I have had many lessons learned at Open House from parents, and this was one of the most enlightening. It has remained with me for many years.
Britney was a quiet, cooperative student, but she never kept her focus for more than a minute or two. When I met her mother at Open House, I mentioned this, hoping that her mother would help with Britney’s problem. Instead, her mother looked around my well-decorated classroom and sighed. I had always prided myself on an enriching, educational design–children’s writings and drawings, free time tickets, beautifully embellished rules, an alphabet with cute animals holding different letters—all hanging around my, oh, so, engaging, classroom.
“I wouldn’t be able to pay attention in this room, either,” she said.
Suddenly, a light bulb…
My job was to bring success to struggling readers who had failed in regular reading classes. I already knew that Britney was distractible. The next day, feeling a little guilty, and actually, sad, I removed most attention-grabbing elements of my room. I soon bought a set of simple, black and white alphabet cards and attached them above the chalkboard. I rehung just three uncomplicated rules, and I removed some student art and writing. I changed the smaller displays more often, so I was still giving all students a chance to show their work. When I finished, I can’t say that my room looked better personally to me, but I KNOW it was less distracting and more effective for Britney and others like her.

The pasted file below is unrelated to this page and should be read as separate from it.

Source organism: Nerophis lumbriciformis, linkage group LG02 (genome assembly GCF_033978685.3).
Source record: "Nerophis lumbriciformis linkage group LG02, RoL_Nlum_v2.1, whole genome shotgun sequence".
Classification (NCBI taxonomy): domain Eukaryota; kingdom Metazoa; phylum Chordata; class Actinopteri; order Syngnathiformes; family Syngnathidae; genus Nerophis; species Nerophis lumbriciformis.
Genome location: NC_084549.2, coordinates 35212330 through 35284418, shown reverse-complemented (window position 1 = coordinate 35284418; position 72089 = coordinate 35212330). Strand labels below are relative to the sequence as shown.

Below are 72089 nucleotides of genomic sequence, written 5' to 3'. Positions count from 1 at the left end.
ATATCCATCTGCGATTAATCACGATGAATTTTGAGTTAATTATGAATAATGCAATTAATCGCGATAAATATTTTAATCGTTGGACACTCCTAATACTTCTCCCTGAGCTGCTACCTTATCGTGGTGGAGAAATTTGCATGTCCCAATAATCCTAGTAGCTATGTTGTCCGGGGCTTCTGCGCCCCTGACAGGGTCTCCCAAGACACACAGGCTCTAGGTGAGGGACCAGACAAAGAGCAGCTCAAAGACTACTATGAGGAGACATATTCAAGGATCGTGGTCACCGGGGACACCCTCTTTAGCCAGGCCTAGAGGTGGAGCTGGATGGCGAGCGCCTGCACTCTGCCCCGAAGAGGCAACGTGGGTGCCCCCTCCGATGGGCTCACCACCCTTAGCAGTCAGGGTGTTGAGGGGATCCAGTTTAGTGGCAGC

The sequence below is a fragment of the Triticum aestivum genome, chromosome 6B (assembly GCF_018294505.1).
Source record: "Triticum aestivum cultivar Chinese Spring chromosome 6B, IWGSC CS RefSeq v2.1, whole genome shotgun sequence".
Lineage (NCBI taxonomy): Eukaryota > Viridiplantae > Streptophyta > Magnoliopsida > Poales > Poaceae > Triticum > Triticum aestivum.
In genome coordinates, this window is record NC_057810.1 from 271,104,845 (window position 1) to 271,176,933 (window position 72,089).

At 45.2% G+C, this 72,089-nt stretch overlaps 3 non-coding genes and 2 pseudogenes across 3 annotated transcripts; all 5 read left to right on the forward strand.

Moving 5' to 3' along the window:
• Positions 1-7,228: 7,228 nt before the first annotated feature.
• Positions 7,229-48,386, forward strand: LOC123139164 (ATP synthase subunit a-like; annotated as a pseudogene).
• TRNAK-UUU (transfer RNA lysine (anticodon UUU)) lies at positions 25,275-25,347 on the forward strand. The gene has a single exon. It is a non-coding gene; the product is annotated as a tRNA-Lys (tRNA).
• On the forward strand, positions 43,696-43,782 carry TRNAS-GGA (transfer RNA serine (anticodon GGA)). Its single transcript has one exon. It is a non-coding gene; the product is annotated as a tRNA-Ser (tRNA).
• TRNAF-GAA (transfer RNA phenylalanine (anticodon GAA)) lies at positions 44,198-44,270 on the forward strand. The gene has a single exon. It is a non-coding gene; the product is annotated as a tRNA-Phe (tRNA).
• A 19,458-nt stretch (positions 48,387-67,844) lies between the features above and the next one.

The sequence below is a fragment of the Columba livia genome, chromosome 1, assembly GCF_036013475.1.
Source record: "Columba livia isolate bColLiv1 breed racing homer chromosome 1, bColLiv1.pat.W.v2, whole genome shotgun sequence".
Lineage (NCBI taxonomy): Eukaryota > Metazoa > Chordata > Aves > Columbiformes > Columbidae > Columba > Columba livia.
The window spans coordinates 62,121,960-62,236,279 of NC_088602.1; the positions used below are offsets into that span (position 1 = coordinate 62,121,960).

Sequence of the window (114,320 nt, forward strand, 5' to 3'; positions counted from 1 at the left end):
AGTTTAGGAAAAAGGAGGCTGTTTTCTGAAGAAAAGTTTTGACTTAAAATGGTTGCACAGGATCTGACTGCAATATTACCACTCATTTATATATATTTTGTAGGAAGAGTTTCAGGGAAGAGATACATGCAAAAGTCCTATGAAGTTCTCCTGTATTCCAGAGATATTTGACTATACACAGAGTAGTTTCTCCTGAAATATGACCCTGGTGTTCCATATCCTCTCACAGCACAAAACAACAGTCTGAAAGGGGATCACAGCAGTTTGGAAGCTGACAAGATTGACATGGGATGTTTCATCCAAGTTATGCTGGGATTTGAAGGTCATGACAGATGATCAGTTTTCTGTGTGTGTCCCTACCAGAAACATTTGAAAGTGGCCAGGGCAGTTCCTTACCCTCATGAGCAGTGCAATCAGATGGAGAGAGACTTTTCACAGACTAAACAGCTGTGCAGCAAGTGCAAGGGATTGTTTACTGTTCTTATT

I also began to erase everything else when I wrote something on the chalkboard that I wanted students to focus upon.
This is another lesson learned from a student (and her mother) that I will always remember.
For some beneficial ideas for both teachers and parents at Open House during American Education Week, check out my
© Reading Spotlight 2016